New roundabouts to be tested by drivers and winter
October 28, 2005
Work on the sidewalks and retaining walls at Truckee’s two new roundabouts is being finished up before winter brings two of the largest tests for the new traffic features ” snow and skier traffic.
Right now the hesitancy of drivers as they enter the traffic circles mirrors the attitudes of many locals about the usefulness of the intersections. Many, including town officials, are waiting to see how the roundabouts will handle the heavy traffic and inclement weather that is just around the corner.
“When Interstate 80 closes I do not know how that is going to help with congestion in town, because you are just going to have cars going in circles,” said Kerry Sheedy, owner of the Truckee Bagel Co. off of Deerfield Drive, just south of the southern roundabout.
In Sheedy’s bagel shop, opinions on the new roundabouts often dominate conversation both among employees and customers, he said. He thinks that the roundabouts will help traffic flow better as it exits Interstate 80, but he expects motorists to be confused until they get used to the new traffic flow.
“I can just picture people in huge SUVs going around in circles,” Sheedy said.
Dan Wilkins, Truckee’s public works director, said he is also curious to see how the roundabouts will function during the winter. But what he has seen so far this fall has given him reason to be optimistic, he said.
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“My opinion is the local drivers here in Truckee have experience with the current roundabout … they will get it figured out and dialed in,” Wilkins said.
So far the Truckee Police Department has not recorded any accidents in the roundabouts, said Truckee Police Lt. Jeff Nichols.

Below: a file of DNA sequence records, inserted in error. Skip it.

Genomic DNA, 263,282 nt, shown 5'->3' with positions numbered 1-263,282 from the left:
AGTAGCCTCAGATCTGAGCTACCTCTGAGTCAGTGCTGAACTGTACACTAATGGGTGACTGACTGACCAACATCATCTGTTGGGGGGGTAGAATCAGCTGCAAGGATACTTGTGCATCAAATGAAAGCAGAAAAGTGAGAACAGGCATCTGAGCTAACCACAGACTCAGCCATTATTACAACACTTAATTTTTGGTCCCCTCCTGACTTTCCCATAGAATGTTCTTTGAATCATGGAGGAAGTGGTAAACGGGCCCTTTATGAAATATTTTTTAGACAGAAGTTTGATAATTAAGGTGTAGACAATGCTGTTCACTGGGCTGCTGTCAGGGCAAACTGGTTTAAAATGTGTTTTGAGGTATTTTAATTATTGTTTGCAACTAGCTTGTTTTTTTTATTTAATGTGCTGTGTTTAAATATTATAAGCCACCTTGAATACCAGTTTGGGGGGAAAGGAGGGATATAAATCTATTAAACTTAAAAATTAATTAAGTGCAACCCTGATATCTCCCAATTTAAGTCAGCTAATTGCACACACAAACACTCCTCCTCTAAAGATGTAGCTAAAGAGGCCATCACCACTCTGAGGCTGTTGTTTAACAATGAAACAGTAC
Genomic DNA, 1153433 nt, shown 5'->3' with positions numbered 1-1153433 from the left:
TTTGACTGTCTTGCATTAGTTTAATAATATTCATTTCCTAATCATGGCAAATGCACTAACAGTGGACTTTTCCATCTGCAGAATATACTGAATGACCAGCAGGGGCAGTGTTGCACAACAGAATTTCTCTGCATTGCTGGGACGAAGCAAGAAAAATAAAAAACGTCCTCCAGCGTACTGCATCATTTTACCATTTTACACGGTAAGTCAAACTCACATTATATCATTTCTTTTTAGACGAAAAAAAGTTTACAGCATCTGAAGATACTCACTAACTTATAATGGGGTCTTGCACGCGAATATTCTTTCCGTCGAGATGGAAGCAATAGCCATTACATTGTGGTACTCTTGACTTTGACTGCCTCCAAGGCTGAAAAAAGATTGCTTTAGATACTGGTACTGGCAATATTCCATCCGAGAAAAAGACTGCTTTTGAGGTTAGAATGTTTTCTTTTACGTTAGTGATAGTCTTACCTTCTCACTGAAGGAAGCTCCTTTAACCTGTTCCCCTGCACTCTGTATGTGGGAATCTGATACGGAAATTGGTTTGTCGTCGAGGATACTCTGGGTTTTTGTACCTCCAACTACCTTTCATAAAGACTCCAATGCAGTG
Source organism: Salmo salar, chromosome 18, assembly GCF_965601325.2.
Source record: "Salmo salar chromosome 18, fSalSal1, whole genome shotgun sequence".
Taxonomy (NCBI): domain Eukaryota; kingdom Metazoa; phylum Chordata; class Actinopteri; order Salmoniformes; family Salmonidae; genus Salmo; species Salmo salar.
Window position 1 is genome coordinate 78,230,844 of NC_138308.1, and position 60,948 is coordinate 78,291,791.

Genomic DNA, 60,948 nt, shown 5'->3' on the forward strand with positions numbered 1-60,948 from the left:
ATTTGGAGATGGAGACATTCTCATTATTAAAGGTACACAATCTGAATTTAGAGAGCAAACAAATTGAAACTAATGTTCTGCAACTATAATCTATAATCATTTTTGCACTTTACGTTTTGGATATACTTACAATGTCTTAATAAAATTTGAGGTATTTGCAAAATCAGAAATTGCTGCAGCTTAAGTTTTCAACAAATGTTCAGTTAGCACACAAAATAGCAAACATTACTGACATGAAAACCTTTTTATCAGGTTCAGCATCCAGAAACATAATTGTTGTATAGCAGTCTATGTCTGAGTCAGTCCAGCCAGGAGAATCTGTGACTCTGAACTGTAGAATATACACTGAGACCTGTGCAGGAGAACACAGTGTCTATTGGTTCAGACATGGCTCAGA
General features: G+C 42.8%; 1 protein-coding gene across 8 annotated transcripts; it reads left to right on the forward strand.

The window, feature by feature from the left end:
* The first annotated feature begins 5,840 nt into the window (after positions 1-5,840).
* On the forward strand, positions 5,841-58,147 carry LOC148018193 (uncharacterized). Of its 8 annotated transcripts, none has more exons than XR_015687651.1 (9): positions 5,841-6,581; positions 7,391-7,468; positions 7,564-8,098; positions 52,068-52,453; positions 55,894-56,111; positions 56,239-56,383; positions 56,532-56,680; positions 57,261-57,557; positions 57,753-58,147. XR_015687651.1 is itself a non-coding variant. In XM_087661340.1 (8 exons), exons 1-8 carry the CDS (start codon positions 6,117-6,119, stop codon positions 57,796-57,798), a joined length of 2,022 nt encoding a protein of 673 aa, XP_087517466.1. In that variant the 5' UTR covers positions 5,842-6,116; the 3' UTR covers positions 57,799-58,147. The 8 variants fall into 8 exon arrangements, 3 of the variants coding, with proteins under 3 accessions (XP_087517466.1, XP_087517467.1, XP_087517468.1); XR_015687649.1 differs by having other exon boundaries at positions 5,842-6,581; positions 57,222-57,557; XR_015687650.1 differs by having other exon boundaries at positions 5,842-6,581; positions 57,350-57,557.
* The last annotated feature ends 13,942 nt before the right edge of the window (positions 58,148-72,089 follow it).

“I think everyone is going nice and slow right now,” Nichols said.
Approximately 30,000 vehicles are expected to pass through the new $4.5 million dollar traffic circles in an average summer day, said Wilkins. The Town of Truckee will end up paying approximately $3 million for the project, with the rest of the money coming from state and county funds. The project has met its budget so far, according to Wilkins.
Construction crews will place soil and boulders in the middle sections of the roundabouts this season, but they will not be fully landscaped until next year, Wilkins said.
Construction crews may be out working on the retaining walls, sidewalks and other small projects until mid-November, according to town officials.
Meanwhile, drivers are entering the new roundabouts slowly, as everyone gets used to how vehicle traffic moves through the intersection. The design of the intersections should prevent any major accidents, Wilkins said.
“The fact that the geometry of the roundabouts force you to drive slowly, there is less chance for bad accidents,” he said.
The design has kept traffic moving well despite the tentative motorists, he said.
“I’ve seen some of the driver confusion,” Wilkins said. “What I haven’t seen are accidents associated with the operation of the roundabouts.”